Court politics aren’t necessarily always as easy to navigate as one might first assume.
Not every princess lives in the lap of luxury. What I liked the most about Wren was how attuned she was to the thoughts and feelings of her subjects. Regardless of the circumstances of anyone’s birth or upbringing, we are all ultimately responsible for how we respond to what happens to us. I may not have agreed with every decision she makes, but Wren is a good example of someone who takes responsibility for her own actions.
I had some trouble understanding the character development of a certain individual in this story. Who this person was in the beginning is not necessarily who they appear to be later on in the plot. While it was interesting to be introduced to new facets of their personality, the transformation would have been easier to accept had certain behaviours and mannerisms shown up earlier on in their journey.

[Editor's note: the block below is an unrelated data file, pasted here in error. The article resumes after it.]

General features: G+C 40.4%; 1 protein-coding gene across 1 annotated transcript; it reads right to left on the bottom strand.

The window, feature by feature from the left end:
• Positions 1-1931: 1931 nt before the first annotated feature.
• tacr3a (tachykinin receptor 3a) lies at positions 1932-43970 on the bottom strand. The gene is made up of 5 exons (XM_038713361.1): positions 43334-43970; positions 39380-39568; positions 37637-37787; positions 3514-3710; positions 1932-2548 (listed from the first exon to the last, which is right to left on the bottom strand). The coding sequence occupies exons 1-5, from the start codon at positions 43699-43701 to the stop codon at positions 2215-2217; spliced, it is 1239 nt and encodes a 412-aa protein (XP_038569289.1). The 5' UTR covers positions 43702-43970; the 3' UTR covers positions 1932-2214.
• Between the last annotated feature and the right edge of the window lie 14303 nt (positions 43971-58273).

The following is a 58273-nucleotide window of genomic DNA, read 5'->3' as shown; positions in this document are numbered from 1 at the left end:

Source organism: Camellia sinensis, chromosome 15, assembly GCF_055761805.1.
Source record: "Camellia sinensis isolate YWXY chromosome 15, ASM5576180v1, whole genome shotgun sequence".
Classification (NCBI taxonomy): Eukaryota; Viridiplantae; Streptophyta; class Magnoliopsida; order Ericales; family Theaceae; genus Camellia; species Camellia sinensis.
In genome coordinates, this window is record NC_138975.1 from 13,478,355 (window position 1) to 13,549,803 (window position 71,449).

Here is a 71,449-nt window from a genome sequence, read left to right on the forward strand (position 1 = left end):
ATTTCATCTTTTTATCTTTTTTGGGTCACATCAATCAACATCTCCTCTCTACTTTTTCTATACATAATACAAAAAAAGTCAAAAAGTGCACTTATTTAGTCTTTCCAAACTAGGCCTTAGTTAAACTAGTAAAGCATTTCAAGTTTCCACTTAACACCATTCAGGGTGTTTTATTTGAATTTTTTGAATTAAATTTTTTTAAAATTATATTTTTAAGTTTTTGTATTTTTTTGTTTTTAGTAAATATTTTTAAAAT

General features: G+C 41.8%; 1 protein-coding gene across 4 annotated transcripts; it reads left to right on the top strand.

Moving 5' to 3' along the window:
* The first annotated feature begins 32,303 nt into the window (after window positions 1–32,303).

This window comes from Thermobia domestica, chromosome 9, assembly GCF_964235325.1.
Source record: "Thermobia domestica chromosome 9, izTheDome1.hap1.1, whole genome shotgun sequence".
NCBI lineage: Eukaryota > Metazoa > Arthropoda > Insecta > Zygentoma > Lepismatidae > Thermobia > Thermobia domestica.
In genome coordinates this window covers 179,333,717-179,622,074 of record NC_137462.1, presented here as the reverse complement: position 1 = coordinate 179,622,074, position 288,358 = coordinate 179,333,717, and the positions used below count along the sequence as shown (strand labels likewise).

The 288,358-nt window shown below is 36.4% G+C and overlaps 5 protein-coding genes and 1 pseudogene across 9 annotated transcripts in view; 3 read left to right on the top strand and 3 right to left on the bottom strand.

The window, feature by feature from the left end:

The simple yet cinematic descriptions of Wren’s society rapidly drew me back into the plot. Ms. Springer is extremely good at capturing a snapshot of a surprisingly complicated society with the inclusion of a few well-placed phrases. As much as I wanted to learn more about Wren’s world, everything I truly needed to know unfolded within the span of a few short paragraphs.
The Kingmaker sent a shiver down my spine. This is a great choice for anyone who enjoys fantasy that is heavily influenced by fairy tale tropes.
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